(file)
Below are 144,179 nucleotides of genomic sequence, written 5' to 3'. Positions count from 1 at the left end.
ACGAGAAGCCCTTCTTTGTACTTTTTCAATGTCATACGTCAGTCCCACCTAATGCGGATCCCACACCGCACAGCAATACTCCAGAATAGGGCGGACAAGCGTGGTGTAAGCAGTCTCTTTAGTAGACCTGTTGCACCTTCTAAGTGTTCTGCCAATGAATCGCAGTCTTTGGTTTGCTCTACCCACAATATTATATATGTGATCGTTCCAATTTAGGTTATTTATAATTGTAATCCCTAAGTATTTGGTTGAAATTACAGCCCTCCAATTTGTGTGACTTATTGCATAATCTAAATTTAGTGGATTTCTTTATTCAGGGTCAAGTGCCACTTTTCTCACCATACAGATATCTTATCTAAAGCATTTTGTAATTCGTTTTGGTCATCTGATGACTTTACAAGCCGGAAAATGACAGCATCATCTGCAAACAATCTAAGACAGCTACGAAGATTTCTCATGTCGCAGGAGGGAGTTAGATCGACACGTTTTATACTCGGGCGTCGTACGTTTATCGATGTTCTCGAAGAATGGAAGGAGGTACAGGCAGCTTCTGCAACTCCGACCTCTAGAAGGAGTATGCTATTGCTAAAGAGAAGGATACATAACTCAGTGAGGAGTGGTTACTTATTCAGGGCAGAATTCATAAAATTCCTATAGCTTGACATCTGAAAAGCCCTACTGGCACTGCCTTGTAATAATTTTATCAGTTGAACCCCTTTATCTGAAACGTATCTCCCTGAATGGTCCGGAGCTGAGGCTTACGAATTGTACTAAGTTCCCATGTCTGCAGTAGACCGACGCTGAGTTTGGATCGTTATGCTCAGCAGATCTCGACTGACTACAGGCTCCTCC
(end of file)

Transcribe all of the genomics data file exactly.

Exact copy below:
Below are 144,179 nucleotides of genomic sequence, written 5' to 3'. Positions count from 1 at the left end.
ACGAGAAGCCCTTCTTTGTACTTTTTCAATGTCATACGTCAGTCCCACCTAATGCGGATCCCACACCGCACAGCAATACTCCAGAATAGGGCGGACAAGCGTGGTGTAAGCAGTCTCTTTAGTAGACCTGTTGCACCTTCTAAGTGTTCTGCCAATGAATCGCAGTCTTTGGTTTGCTCTACCCACAATATTATATATGTGATCGTTCCAATTTAGGTTATTTATAATTGTAATCCCTAAGTATTTGGTTGAAATTACAGCCCTCCAATTTGTGTGACTTATTGCATAATCTAAATTTAGTGGATTTCTTTATTCAGGGTCAAGTGCCACTTTTCTCACCATACAGATATCTTATCTAAAGCATTTTGTAATTCGTTTTGGTCATCTGATGACTTTACAAGCCGGAAAATGACAGCATCATCTGCAAACAATCTAAGACAGCTACGAAGATTTCTCATGTCGCAGGAGGGAGTTAGATCGACACGTTTTATACTCGGGCGTCGTACGTTTATCGATGTTCTCGAAGAATGGAAGGAGGTACAGGCAGCTTCTGCAACTCCGACCTCTAGAAGGAGTATGCTATTGCTAAAGAGAAGGATACATAACTCAGTGAGGAGTGGTTACTTATTCAGGGCAGAATTCATAAAATTCCTATAGCTTGACATCTGAAAAGCCCTACTGGCACTGCCTTGTAATAATTTTATCAGTTGAACCCCTTTATCTGAAACGTATCTCCCTGAATGGTCCGGAGCTGAGGCTTACGAATTGTACTAAGTTCCCATGTCTGCAGTAGACCGACGCTGAGTTTGGATCGTTATGCTCAGCAGATCTCGACTGACTACAGGCTCCTCC